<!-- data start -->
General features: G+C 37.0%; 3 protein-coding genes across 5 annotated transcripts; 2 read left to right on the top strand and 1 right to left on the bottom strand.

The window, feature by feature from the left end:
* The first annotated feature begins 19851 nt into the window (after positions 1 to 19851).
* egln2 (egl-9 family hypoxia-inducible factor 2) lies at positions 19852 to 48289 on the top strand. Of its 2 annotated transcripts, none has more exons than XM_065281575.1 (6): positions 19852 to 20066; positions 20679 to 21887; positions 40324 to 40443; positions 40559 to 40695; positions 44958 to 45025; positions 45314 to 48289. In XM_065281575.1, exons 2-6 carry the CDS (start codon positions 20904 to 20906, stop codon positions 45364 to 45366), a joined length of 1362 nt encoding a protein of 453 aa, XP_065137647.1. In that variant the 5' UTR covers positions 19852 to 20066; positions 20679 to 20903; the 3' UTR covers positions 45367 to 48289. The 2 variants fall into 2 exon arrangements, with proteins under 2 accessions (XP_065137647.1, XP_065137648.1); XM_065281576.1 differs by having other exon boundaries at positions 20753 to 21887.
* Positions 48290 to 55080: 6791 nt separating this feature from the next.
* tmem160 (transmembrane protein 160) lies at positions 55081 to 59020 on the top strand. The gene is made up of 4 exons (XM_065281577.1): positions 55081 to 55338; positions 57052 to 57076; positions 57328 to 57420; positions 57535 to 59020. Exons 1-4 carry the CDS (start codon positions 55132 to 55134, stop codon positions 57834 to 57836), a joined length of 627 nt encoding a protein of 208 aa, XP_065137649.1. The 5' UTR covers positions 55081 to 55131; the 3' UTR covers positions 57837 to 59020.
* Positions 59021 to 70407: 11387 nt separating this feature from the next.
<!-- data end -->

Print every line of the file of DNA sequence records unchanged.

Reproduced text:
General features: G+C 37.0%; 3 protein-coding genes across 5 annotated transcripts; 2 read left to right on the top strand and 1 right to left on the bottom strand.

The window, feature by feature from the left end:
* The first annotated feature begins 19851 nt into the window (after positions 1 to 19851).
* egln2 (egl-9 family hypoxia-inducible factor 2) lies at positions 19852 to 48289 on the top strand. Of its 2 annotated transcripts, none has more exons than XM_065281575.1 (6): positions 19852 to 20066; positions 20679 to 21887; positions 40324 to 40443; positions 40559 to 40695; positions 44958 to 45025; positions 45314 to 48289. In XM_065281575.1, exons 2-6 carry the CDS (start codon positions 20904 to 20906, stop codon positions 45364 to 45366), a joined length of 1362 nt encoding a protein of 453 aa, XP_065137647.1. In that variant the 5' UTR covers positions 19852 to 20066; positions 20679 to 20903; the 3' UTR covers positions 45367 to 48289. The 2 variants fall into 2 exon arrangements, with proteins under 2 accessions (XP_065137647.1, XP_065137648.1); XM_065281576.1 differs by having other exon boundaries at positions 20753 to 21887.
* Positions 48290 to 55080: 6791 nt separating this feature from the next.
* tmem160 (transmembrane protein 160) lies at positions 55081 to 59020 on the top strand. The gene is made up of 4 exons (XM_065281577.1): positions 55081 to 55338; positions 57052 to 57076; positions 57328 to 57420; positions 57535 to 59020. Exons 1-4 carry the CDS (start codon positions 55132 to 55134, stop codon positions 57834 to 57836), a joined length of 627 nt encoding a protein of 208 aa, XP_065137649.1. The 5' UTR covers positions 55081 to 55131; the 3' UTR covers positions 57837 to 59020.
* Positions 59021 to 70407: 11387 nt separating this feature from the next.